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EMusic Agrees to Be Acquired by Universal Music for $23 Million

April 10, 2001|From Reuters

NEW YORK — EMusic said Monday it agreed to be bought by Universal Music Group, the world's largest music label, for less than $23 million in cash, a sign of the difficulty many upstart independent Web music companies had competing with song-swap services such as Napster.

Universal, a unit of France's Vivendi Universal, said it plans to start a tender offer for EMusic's outstanding shares for 57 cents each.

Shares of EMusic, whose sites include and, were up 10 cents to close at 54 cents. Before the company disclosed its acquisition talks last week, its stock had been as low as 16 cents.

EMusic traded as high as $35 on the OTC Bulletin Board in June 1999, just before its shares were listed on the Nasdaq National Market system.

The Redwood City, Calif., company had been struggling to win over a large user base against the backdrop of competition from the controversial Napster service, among others.

EMusic offers digital downloads by artists on smaller independent labels, including Elvis Costello, Tom Waits and Creedence Clearwater Revival.

It started this service first on a fee-per-download basis and later on a subscription basis, which allowed users unlimited downloads for a monthly fee.

The latter model gained popularity as an alternative to Napster, which offered users the ability to download music for free from other people's computers, in most cases without the permission of artists, labels and publishers.

"EMusic was forced to spend millions of dollars to buy the exclusive rights to music that was being distributed through the Napster system for free," said Pacific Growth Equities analyst Brian Alger.

Earlier this year, Universal and the four other largest record companies in the world successfully argued for a court injunction on Napster to block access to songs identified by the labels, accusing Napster of copyright infringement.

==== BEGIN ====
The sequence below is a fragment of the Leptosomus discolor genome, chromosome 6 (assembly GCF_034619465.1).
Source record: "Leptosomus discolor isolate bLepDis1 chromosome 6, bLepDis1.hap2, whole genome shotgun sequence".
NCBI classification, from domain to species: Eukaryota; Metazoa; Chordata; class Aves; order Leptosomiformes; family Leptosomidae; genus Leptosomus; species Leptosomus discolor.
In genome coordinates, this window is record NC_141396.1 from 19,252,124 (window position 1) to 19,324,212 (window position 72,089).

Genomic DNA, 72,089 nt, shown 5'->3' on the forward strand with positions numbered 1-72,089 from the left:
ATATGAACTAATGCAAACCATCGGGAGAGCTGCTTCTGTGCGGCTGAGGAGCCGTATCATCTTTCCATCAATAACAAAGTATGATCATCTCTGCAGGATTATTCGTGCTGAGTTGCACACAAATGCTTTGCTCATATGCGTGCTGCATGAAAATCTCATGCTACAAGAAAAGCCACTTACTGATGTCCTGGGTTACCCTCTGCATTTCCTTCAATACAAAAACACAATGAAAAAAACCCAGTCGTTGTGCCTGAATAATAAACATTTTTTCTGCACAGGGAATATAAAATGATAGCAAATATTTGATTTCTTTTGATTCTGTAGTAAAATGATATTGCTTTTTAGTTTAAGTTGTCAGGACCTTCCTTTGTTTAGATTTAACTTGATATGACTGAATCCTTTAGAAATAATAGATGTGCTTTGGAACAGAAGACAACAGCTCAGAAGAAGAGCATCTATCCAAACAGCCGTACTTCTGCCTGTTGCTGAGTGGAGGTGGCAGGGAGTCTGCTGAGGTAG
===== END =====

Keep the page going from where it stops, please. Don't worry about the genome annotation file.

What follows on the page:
But for EMusic, the ruling against Napster came too late.

EMusic said last week it would finish its fiscal third quarter with 10,000 subscribers, ahead of the 8,000 it had earlier expected. As of March 31, the company had $10.9 million in cash and short-term investments.

The deal follows the formation last week of the Duet service, a partnership between Universal and Sony Music Entertainment, along with Internet media company Yahoo.

Universal declined to comment on whether EMusic would become a part of the Duet service. "The deal hasn't even closed yet," a spokeswoman said. "It's really premature to say."

Duet would be a stand-alone company jointly held by Universal and Sony, she said, while Universal alone would be buying EMusic.

Last week, the other three major record labels--AOL Time Warner's Warner Music Group, Bertelsmann's BMG Entertainment and EMI Group--announced a similar deal with Internet software firm RealNetworks.

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